All during this trying time, God has sent me messages about my being loved. Whether through dear friends, family, church, or my devotionals, the message is always the same. God loves you and you are not alone. This is the Christmas message. This is the message we celebrate in one called Emmanuel. Emmanuel means “God with us” and isn’t that the message of the entirety of scripture? That no matter where we go or what happens to us, God IS WITH US. We are not alone in our grief, loss, and sadness, no matter if it is a celebratory day or an ordinary day.
How can I love my life while grieving? I’ve asked myself that all these months. At first, that blossoming of that soul phrase made me feel guilty; perhaps my love was faulty in my relationship. Yet, we all have room to grow when it comes to loving another. At the same time, I loved my wife with all of my heart. As I continued to question what it meant for my soul to now exclaim “I love my life”, I began to see the beauty in my life in spite of the loss.
Yes, I have lost life as I knew it and had to move to a different town. However, God is still with me. When I lived in Spirit of the Mountain Lodge, God was there. My music, family, and friends still loved me. My dog always loves me of course (that’s why many believe the dog is most like God). These are all wonderful and beautiful gifts given to me and I am most glad to have them in my life. I did not lose all of that love and beauty by losing my wife.
“These three things remain; faith, hope, and love; and the greatest of these is love.” 1 Corinthians 13 (my summary)
No matter what we go through: faith, hope, and love remain. Love is the greatest because it always changes one for the better. My wife’s feelings changed for me. While that is heartbreaking, she loved me well when we were together. On some level, she still loves me now. The real thing that matters however is that I still have those eleven years of love. Part of the grief is that the love we have for each other will change. Yet, even then, all the love that came before changed me into a better and more loving person. My life is better now because I was loved then.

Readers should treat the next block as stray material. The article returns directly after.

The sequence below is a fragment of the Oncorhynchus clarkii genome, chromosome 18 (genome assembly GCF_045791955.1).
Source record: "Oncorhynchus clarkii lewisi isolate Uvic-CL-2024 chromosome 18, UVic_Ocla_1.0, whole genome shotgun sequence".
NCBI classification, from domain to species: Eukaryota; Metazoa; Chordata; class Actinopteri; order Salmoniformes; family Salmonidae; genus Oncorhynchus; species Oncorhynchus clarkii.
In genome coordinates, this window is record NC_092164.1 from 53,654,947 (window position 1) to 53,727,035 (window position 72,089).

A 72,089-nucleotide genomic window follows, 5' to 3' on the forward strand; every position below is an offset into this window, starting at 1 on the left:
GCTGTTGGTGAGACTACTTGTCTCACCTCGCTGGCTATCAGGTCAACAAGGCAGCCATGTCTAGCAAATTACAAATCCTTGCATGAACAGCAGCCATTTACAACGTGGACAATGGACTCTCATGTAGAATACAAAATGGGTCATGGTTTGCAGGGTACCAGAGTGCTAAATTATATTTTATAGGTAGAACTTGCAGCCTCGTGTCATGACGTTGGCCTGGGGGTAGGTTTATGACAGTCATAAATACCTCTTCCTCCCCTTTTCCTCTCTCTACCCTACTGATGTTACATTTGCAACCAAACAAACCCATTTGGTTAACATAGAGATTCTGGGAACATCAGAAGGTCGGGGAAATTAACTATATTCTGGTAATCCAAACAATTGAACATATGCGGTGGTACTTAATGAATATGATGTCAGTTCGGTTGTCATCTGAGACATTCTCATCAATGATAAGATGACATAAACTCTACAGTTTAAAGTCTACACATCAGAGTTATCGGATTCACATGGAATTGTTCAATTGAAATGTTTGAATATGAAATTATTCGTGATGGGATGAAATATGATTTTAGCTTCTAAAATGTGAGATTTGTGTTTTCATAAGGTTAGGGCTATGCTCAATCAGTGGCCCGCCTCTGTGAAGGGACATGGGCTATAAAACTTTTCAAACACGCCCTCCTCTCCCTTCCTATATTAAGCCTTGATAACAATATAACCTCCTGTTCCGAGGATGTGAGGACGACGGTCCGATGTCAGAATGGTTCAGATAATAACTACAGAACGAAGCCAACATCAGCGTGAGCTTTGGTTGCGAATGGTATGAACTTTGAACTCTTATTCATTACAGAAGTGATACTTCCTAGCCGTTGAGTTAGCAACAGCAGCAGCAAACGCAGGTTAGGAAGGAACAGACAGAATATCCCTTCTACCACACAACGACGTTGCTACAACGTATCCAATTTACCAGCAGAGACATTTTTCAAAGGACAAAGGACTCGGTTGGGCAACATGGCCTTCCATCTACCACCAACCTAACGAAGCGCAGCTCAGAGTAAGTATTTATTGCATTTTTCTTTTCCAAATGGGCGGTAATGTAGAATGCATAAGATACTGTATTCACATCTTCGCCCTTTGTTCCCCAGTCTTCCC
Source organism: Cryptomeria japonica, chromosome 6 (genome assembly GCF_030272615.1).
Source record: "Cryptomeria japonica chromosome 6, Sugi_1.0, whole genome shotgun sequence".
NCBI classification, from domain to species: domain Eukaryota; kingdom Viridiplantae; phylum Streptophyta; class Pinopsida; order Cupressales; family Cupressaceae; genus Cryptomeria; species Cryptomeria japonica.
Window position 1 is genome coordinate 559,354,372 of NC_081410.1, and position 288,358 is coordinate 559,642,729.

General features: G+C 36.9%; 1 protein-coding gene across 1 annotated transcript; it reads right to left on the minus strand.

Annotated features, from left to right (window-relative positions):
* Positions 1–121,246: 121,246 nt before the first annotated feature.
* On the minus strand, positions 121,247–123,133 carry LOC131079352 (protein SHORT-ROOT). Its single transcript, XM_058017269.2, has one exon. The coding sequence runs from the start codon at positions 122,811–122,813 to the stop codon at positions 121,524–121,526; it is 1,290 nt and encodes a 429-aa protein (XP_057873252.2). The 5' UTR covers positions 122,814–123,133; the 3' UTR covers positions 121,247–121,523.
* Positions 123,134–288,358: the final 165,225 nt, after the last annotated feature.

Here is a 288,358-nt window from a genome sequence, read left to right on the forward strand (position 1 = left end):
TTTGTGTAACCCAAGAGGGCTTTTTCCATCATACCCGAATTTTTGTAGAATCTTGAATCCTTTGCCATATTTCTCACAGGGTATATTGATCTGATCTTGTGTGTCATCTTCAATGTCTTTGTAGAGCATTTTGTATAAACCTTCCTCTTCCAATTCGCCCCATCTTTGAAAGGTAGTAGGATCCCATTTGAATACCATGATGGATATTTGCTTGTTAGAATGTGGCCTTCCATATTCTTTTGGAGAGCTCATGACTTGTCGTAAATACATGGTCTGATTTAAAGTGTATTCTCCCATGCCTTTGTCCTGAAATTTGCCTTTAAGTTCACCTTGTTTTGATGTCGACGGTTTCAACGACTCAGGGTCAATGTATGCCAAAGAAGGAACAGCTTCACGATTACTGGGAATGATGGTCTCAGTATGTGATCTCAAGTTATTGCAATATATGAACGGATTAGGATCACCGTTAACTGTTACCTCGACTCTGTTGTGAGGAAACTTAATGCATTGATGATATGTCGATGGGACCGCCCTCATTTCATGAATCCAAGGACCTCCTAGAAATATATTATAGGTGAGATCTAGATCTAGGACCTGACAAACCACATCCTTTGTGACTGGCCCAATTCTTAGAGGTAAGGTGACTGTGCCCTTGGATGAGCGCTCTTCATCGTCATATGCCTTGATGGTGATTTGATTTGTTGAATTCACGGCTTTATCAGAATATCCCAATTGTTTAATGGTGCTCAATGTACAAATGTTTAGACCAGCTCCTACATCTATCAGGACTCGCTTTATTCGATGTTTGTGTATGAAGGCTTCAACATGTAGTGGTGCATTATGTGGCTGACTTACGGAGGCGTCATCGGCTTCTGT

“There are many tenets of Wholeheartedness, but at its very core is vulnerability and worthiness; facing uncertainty, exposure, and emotional risks, and knowing that I am enough.”
God’s message to me during my devotion time today was so powerful that I could see that even though it feels like I’ve failed at marriage, I am still enough. I put on my “BE” shirt today. My counselor has been encouraging me to “love myself” and that’s something that has always been hard and a bit confusing for me. Yet, with the message from scriptures today and my soul’s comment, I think I get it.
I am enough for God. God uses the weak, broken-hearted, the down trodden. When we look at the life of scripture and those lifted up as great in church history, we see time and again that God uses the ordinary to create the extraordinary. God is that powerful. God can use someone like me. Like Moses. Like Paul. Like Mary. God can create an extraordinary miracle of love, even in someone as small and ordinary as a baby, like Jesus.
Helpful books during a time of crisis:
Social scientist Brené Brown, PhD, LMSW , Braving the Wilderness
Pema Chödrön, Fail, Fail Again, Fail Better